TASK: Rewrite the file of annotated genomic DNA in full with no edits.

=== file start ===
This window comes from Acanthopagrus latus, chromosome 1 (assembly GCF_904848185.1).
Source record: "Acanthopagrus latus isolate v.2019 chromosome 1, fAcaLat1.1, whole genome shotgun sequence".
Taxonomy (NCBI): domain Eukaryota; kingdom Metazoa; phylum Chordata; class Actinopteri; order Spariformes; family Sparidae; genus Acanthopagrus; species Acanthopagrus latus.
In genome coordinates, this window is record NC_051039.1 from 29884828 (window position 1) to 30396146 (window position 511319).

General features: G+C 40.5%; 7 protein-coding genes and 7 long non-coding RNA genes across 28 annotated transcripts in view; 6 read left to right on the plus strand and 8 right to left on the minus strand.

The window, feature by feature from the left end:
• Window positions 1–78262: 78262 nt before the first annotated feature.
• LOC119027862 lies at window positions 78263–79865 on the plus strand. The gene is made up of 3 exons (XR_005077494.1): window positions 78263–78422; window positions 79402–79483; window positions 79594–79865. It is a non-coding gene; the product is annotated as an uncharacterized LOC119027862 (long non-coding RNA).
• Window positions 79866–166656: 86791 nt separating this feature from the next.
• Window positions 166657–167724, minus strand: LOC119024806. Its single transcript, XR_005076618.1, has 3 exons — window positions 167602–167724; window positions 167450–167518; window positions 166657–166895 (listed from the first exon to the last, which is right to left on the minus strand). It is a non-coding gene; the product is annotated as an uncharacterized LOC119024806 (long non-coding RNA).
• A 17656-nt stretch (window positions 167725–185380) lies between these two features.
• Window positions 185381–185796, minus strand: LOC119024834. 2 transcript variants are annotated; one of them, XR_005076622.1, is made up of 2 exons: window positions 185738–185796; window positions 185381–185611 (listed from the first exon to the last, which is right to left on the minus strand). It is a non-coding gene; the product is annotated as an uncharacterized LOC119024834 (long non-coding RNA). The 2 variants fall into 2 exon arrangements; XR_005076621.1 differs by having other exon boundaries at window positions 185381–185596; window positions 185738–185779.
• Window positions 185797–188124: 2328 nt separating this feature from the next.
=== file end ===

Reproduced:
This window comes from Acanthopagrus latus, chromosome 1 (assembly GCF_904848185.1).
Source record: "Acanthopagrus latus isolate v.2019 chromosome 1, fAcaLat1.1, whole genome shotgun sequence".
Taxonomy (NCBI): domain Eukaryota; kingdom Metazoa; phylum Chordata; class Actinopteri; order Spariformes; family Sparidae; genus Acanthopagrus; species Acanthopagrus latus.
In genome coordinates, this window is record NC_051039.1 from 29884828 (window position 1) to 30396146 (window position 511319).

General features: G+C 40.5%; 7 protein-coding genes and 7 long non-coding RNA genes across 28 annotated transcripts in view; 6 read left to right on the plus strand and 8 right to left on the minus strand.

The window, feature by feature from the left end:
• Window positions 1–78262: 78262 nt before the first annotated feature.
• LOC119027862 lies at window positions 78263–79865 on the plus strand. The gene is made up of 3 exons (XR_005077494.1): window positions 78263–78422; window positions 79402–79483; window positions 79594–79865. It is a non-coding gene; the product is annotated as an uncharacterized LOC119027862 (long non-coding RNA).
• Window positions 79866–166656: 86791 nt separating this feature from the next.
• Window positions 166657–167724, minus strand: LOC119024806. Its single transcript, XR_005076618.1, has 3 exons — window positions 167602–167724; window positions 167450–167518; window positions 166657–166895 (listed from the first exon to the last, which is right to left on the minus strand). It is a non-coding gene; the product is annotated as an uncharacterized LOC119024806 (long non-coding RNA).
• A 17656-nt stretch (window positions 167725–185380) lies between these two features.
• Window positions 185381–185796, minus strand: LOC119024834. 2 transcript variants are annotated; one of them, XR_005076622.1, is made up of 2 exons: window positions 185738–185796; window positions 185381–185611 (listed from the first exon to the last, which is right to left on the minus strand). It is a non-coding gene; the product is annotated as an uncharacterized LOC119024834 (long non-coding RNA). The 2 variants fall into 2 exon arrangements; XR_005076621.1 differs by having other exon boundaries at window positions 185381–185596; window positions 185738–185779.
• Window positions 185797–188124: 2328 nt separating this feature from the next.